Regulatory overkillBy BRETT KITTREDGE,
It would take the average person more than 13 weeks to wade through the 9.3 million words and 117,558 restrictions in Mississippi’s regulatory code.
This is according to an analysis from James Broughel and Jonathan Nelson at the Mercatus Center at George Mason University. They have taken a deep dive into the regulatory burdens of each state, including Mississippi.
What do regulations look like in Mississippi? In terms of government subdivisions, the biggest regulator, by far, is the Department of Health, with more than 20,000 regulations. That is followed by the Department of Human Services with over 12,000 regulations, and 10,000 plus regulations for state boards, commissions and examiners. The most regulated industries were ambulatory healthcare services, administrative and support services and mining (except oil and gas).
Overall, Mississippi was middle of the pack when it came to administrative regulations. It would take 31 weeks to read all 22.5 million words in the New York Codes, Rules and Regulations, which has 307,636 restrictions. But regardless of the state, there is generally one consistency – the number of regulations are only increasing.
Regulatory growth has a detrimental effect on economic growth. We now have a history of empirical data on the relationship between regulations and economic growth. A 2013 study in the Journal of Economic Growth estimates that federal regulations have slowed the U.S. growth rate by 2 percentage points a year, going back to 1949. A recent study by the Mercatus Center estimates that federal regulations have slowed growth by 0.8 percent since 1980. If we had imposed a cap on regulations in 1980, the economy would be $4 trillion larger, or about $13,000 per person. Real numbers, and real money, indeed.
On the international side, researchers at the World Bank have estimated that countries with a lighter regulatory touch grow 2.3 percentage points faster than countries with the most burdensome regulations. And yet another study, published by the Quarterly Journal of Economics, found that heavy regulation leads to more corruption, larger unofficial economies and less competition, with no improvement in public or private goods.
A prescription for lowering the regulatory burden on a state is the one-in-two-out rule, or a regulatory cap. In 2017, one of President Donald Trump’s first executive orders was to require at least two prior regulations to be identified for elimination for every new regulation issued. This is badly needed. We have gone from 400,000 federal regulations in 1970 to over 1.1 million today.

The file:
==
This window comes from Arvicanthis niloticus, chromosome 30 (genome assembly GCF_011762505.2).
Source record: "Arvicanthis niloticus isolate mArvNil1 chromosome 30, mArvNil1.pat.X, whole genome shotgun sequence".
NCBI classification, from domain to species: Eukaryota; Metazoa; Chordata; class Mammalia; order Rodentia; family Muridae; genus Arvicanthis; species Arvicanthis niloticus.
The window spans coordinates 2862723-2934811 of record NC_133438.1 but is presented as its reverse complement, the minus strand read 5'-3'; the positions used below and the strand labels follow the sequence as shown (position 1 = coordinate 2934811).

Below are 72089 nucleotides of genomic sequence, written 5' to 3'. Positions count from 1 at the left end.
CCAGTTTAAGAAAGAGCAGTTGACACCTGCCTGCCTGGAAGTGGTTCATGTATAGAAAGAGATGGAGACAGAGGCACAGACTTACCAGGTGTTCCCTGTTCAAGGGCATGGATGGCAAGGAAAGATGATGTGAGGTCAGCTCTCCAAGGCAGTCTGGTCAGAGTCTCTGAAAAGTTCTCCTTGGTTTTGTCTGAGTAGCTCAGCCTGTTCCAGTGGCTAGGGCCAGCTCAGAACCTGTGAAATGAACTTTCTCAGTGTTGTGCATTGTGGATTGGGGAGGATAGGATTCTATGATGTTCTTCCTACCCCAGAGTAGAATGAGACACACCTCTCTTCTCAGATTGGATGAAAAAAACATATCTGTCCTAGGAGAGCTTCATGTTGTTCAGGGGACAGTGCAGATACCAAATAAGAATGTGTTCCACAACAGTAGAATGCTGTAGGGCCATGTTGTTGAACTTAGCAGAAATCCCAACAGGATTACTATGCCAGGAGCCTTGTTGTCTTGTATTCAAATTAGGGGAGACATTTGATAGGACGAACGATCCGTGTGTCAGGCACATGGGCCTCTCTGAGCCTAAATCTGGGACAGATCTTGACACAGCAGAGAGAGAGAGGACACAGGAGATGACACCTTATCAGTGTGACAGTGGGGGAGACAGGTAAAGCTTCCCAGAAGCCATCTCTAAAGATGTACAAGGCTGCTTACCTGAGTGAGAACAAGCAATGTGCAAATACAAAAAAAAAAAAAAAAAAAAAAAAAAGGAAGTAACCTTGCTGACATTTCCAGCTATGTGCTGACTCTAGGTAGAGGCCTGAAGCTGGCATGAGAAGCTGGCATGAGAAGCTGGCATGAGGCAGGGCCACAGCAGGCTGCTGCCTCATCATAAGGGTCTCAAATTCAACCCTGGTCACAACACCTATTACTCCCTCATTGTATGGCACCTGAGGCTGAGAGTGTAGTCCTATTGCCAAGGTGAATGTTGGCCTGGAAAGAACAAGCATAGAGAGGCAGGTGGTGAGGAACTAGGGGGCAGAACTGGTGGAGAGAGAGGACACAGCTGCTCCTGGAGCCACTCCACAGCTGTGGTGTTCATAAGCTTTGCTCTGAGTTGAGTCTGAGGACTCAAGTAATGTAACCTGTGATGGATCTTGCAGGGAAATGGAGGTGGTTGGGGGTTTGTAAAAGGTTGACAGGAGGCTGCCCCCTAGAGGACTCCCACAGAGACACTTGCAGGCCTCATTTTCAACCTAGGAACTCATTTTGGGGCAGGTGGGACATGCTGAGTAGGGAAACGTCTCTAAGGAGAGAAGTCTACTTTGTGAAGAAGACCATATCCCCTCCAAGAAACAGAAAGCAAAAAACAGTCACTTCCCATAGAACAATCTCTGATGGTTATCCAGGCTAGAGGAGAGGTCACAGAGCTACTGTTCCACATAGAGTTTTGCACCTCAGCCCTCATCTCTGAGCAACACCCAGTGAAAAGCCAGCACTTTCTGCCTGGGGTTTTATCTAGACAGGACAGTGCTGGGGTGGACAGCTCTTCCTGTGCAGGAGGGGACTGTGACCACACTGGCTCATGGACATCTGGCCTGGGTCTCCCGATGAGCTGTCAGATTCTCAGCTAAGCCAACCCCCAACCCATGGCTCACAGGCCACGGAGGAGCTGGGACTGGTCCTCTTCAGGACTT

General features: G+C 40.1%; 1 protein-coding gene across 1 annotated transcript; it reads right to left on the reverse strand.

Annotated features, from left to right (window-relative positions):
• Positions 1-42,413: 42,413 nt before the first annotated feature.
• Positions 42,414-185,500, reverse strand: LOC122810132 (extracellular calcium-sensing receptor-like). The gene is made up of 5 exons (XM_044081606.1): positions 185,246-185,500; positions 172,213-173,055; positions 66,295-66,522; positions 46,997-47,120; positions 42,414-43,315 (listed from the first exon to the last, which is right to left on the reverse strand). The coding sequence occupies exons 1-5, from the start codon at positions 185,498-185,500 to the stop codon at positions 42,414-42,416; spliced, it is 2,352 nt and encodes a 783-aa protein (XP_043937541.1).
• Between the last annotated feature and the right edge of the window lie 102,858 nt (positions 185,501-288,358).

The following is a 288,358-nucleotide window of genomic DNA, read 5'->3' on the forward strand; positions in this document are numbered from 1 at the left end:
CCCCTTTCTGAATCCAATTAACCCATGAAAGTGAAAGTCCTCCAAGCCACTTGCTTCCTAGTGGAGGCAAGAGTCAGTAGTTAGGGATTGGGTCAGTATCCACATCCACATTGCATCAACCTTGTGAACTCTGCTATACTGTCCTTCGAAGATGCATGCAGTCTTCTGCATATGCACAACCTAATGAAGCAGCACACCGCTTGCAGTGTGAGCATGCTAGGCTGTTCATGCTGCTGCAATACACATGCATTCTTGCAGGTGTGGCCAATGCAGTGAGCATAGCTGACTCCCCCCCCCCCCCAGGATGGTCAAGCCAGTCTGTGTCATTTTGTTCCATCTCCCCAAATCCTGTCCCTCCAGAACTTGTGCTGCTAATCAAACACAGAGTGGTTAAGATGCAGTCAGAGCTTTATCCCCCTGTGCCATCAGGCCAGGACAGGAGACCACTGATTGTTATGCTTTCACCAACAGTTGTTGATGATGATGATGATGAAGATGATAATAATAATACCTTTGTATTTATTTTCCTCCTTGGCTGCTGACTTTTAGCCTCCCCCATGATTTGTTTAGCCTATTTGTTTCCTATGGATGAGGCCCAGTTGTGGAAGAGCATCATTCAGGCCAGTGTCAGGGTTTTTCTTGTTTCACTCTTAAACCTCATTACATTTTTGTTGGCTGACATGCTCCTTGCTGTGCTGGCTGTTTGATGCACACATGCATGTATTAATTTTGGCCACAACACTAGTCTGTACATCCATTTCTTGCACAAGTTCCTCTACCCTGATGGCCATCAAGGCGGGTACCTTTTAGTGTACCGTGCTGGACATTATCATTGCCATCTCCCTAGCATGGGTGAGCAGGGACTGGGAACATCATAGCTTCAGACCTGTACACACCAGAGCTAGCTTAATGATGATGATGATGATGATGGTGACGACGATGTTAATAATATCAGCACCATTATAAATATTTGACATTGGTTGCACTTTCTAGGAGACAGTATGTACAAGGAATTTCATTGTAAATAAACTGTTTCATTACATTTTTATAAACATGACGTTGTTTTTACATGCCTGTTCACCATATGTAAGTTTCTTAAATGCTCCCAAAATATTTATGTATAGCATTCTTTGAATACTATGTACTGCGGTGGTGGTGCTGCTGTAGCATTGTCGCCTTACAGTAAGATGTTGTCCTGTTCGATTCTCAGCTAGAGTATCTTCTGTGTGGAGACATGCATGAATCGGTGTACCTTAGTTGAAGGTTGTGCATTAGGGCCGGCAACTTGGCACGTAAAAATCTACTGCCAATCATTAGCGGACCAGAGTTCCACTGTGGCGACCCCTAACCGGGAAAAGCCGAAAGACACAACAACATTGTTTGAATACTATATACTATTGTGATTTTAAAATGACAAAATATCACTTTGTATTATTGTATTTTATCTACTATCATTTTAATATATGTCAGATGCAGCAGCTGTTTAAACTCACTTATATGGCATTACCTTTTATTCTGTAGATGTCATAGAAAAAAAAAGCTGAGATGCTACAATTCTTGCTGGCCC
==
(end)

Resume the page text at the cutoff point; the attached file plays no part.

Many years ago, British Columbia took on a similar mission. And in less than two decades, their regulatory requirements have decreased by 48 percent. The result has been an economic revival for the Canadian province.
And one state has the unique ability to rewrite their book on regulations. This year, the state of Idaho essentially repealed their entire state code book when the legislature adjourned without renewing the regulations, something they are required to do each session because the state has an automatic sunset provision.
Now, the governor of Idaho is tasked with implementing an emergency regulation on any rule that should remain. The legislature will consider them next year. There are certainly needed regulations, just as there are unnecessary or outdated regulations that serve little purpose. But, the difference is, the burden on regulations now switches from the governor or legislature needing to justify why a regulation should to be removed to justifying why we need to keep a regulation.
Whether it’s a sunset provision or one-in-two-out policy, Mississippi should move in the direction toward a smaller regulatory state with more freedom. And if a regulation is truly important to our well-being, let the regulators prove why. In a state in need of economic growth, let’s find a way to remove unnecessary barriers and inhibitors.
Brett Kittredge is the Director of Marketing and Communications for Mississippi Center for Public Policy, the state’s non-partisan, free-market think tank.